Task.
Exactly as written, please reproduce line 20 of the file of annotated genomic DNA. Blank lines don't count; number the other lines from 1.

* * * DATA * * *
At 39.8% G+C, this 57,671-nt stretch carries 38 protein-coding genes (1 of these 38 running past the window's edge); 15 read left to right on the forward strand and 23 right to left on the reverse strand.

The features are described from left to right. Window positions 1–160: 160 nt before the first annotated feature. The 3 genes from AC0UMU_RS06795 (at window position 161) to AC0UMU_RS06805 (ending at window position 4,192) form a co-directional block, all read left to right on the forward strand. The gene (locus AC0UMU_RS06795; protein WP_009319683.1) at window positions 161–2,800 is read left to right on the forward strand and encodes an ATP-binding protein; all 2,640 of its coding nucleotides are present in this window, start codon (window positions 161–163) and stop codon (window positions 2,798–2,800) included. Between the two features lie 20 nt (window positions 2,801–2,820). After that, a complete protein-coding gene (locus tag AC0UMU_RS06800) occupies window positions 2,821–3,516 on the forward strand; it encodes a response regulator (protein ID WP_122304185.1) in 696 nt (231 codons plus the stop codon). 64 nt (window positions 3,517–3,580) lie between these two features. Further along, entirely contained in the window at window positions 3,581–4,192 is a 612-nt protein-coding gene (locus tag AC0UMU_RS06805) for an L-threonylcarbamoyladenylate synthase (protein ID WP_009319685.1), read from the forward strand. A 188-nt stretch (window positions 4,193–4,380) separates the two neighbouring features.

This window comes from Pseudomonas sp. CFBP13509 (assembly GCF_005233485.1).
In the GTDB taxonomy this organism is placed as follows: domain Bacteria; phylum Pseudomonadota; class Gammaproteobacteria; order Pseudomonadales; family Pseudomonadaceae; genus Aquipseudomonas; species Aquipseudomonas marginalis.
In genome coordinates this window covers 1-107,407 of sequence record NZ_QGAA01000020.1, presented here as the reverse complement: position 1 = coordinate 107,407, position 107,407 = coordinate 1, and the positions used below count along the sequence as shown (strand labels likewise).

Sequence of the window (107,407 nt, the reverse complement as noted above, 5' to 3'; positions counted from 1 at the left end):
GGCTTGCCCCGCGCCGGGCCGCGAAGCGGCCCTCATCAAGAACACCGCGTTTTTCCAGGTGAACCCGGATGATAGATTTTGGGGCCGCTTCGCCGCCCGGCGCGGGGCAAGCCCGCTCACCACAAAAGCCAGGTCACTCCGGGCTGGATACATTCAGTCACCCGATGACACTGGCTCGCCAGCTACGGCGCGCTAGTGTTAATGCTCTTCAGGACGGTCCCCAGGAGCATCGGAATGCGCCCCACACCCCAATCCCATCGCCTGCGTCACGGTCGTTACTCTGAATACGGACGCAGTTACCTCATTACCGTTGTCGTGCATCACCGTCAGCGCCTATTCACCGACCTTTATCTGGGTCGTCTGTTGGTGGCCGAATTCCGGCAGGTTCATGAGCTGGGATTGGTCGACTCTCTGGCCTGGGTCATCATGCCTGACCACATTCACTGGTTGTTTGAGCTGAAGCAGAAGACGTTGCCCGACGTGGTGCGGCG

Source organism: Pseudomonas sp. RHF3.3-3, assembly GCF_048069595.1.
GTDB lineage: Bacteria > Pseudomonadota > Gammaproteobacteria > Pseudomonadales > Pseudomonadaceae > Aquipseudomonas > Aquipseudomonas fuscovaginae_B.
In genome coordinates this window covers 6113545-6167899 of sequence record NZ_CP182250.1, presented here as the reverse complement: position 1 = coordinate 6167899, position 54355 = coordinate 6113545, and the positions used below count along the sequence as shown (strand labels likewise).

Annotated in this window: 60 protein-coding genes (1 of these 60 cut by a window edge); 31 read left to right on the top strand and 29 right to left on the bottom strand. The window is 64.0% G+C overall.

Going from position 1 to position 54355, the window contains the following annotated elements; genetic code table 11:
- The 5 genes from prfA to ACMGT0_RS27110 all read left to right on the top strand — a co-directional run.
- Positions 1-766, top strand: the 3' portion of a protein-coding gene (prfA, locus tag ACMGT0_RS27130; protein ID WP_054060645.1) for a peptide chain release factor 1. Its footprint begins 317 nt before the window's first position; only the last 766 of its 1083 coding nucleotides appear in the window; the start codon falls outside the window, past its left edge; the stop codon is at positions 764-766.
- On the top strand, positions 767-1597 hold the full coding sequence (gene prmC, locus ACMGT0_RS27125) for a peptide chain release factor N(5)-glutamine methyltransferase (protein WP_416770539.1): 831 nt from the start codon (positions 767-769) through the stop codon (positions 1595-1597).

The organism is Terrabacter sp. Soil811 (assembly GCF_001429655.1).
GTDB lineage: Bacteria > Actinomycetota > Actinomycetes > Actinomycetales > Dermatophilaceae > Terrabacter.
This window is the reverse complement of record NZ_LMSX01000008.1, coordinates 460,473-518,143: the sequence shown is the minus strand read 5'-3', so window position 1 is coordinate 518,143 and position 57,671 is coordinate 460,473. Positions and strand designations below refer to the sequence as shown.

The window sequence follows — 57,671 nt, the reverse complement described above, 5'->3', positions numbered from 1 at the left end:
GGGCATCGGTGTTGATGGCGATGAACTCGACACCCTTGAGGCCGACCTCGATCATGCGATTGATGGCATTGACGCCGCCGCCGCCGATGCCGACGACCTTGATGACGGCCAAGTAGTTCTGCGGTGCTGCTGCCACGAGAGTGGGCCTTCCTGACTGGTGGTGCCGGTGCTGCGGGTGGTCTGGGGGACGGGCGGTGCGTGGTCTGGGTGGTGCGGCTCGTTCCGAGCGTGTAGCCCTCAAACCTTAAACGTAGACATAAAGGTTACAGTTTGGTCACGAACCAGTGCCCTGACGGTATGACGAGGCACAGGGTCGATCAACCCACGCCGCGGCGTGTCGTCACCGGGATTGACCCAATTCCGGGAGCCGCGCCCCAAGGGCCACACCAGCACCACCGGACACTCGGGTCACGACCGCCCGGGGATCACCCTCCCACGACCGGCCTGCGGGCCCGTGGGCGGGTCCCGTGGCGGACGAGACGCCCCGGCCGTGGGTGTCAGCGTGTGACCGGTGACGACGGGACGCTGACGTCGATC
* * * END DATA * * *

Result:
GGGCATCGGTGTTGATGGCGATGAACTCGACACCCTTGAGGCCGACCTCGATCATGCGATTGATGGCATTGACGCCGCCGCCGCCGATGCCGACGACCTTGATGACGGCCAAGTAGTTCTGCGGTGCTGCTGCCACGAGAGTGGGCCTTCCTGACTGGTGGTGCCGGTGCTGCGGGTGGTCTGGGGGACGGGCGGTGCGTGGTCTGGGTGGTGCGGCTCGTTCCGAGCGTGTAGCCCTCAAACCTTAAACGTAGACATAAAGGTTACAGTTTGGTCACGAACCAGTGCCCTGACGGTATGACGAGGCACAGGGTCGATCAACCCACGCCGCGGCGTGTCGTCACCGGGATTGACCCAATTCCGGGAGCCGCGCCCCAAGGGCCACACCAGCACCACCGGACACTCGGGTCACGACCGCCCGGGGATCACCCTCCCACGACCGGCCTGCGGGCCCGTGGGCGGGTCCCGTGGCGGACGAGACGCCCCGGCCGTGGGTGTCAGCGTGTGACCGGTGACGACGGGACGCTGACGTCGATC